shape of the nebulizer, by decreasing the surface area of the internal surface
of the nebulizer, and by improving the wetness of the plastic surface of the
nebulizer.

       To
reduce medication loss due to dead volume, clinicians and patients may tap the
nebulizer periodically during therapy, which has been shown to increase
nebulizer output.

       With
the internal mixing design (a), gas flow interacts with the solution
prior to leaving the exit port.

       With
external mixing (b), gas and the solution interact after both leave the
nozzle.

       Modifications
on these designs are used by nebulizer manufacturers, without clear superiority
of one approach over the other.

Types of
Nebulizer

There are two types of Nebulizer

 1. Pneumatic
Nebulizer

 2. Ultrasonic
Nebulizer

 

1.
Pneumatic Nebulizer

Pneumatic nebulizer sucks the liquid sample in the flow of
high pressure gas and break into small drops when strikes the glass beed

A high velocity of gas is blown through a fine hole creating
an area of negative pressure.

 Fluid is drawn from
the reservoir by the Bernville effect into the jet stream and is impacted on a
battle breaking the fluid into droplets large droplets fall back to into the
reservoir while the smaller ones may be inhaled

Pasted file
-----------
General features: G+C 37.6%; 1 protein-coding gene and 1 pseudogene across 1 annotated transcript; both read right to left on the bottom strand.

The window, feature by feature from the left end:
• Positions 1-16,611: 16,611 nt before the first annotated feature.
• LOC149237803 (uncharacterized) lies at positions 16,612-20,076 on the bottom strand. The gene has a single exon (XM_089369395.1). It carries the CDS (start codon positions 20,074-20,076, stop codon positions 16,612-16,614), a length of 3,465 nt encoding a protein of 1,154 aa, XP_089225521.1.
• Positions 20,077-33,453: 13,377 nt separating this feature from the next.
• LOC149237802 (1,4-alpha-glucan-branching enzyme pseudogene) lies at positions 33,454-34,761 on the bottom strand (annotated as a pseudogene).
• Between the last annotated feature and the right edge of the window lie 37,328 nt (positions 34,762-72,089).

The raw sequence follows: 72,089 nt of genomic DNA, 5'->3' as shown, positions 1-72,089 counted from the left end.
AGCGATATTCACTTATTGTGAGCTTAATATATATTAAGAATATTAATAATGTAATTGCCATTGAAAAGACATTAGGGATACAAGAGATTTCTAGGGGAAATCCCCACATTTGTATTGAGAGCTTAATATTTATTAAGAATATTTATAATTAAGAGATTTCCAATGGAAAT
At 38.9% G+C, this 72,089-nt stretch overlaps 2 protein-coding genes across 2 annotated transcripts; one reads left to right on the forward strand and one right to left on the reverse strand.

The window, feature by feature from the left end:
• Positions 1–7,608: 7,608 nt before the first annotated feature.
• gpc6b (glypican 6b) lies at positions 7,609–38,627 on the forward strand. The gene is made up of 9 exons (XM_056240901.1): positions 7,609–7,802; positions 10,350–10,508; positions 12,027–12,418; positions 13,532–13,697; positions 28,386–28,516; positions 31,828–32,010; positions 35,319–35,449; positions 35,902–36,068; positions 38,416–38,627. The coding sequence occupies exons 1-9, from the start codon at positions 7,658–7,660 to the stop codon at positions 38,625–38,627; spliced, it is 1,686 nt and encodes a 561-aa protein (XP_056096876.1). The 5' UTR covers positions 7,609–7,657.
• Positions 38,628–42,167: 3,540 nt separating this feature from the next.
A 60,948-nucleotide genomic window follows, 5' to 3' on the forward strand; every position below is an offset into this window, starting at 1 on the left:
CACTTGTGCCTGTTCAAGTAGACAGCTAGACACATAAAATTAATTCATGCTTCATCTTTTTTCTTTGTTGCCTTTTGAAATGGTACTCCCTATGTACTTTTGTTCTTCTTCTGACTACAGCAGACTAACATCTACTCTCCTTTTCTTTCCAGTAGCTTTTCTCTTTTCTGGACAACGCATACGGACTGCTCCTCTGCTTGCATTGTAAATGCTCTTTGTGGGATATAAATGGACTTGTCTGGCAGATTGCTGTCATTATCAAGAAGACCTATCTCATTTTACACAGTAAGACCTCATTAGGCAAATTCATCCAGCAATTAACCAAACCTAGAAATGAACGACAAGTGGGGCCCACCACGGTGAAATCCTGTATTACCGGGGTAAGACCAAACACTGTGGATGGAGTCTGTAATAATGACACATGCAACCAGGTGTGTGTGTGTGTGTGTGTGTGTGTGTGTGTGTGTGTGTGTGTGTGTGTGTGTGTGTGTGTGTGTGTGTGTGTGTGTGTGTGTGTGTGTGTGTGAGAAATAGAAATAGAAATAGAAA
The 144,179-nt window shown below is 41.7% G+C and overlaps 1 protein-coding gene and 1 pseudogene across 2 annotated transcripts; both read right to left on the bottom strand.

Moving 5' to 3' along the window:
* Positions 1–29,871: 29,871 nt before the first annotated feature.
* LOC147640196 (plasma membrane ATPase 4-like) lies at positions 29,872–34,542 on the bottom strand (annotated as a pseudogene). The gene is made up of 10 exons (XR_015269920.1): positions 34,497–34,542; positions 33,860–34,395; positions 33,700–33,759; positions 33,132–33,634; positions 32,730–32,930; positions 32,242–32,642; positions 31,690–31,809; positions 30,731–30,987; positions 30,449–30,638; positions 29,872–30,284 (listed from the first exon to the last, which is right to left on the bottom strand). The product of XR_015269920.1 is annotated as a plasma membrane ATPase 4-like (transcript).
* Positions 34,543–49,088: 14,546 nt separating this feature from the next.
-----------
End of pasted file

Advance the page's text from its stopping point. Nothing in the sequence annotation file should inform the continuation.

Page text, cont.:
Types of Pneumatic
Nebulizer

There are four types of pneumatic Nebulizer

1. Concentric tube

2. Cross disk

3. Fritted disk

4. Babington

Concentric tube

       In
this nebulizer the liquid sample is drown through a capillary tube by a high
pressure stream of gas flowing around the tip of tube.

       The
high velocity gas break up the liquid in droplets and carried to atomizer

Cross flow

The high pressure gas flow across a capillary tip at the
right angle.

Fritted disk

The sample solution is pumped onto a fritted surface through
which carrier gas flows.

Babington

       Consist
of a hollow sphere in which a high pressure gas is pumped through a small
orifice in the spheres surface.

       The
expanding jet of gas nebulizes the liquid sample flowing in a thin film over
the spheres surface.

2.
Ultrasonic nebulizer

       An
ultrasonic nebulizer is a small portable device that uses ultrasonic sound
waves to break liquid particles down into a fog on that they can inhale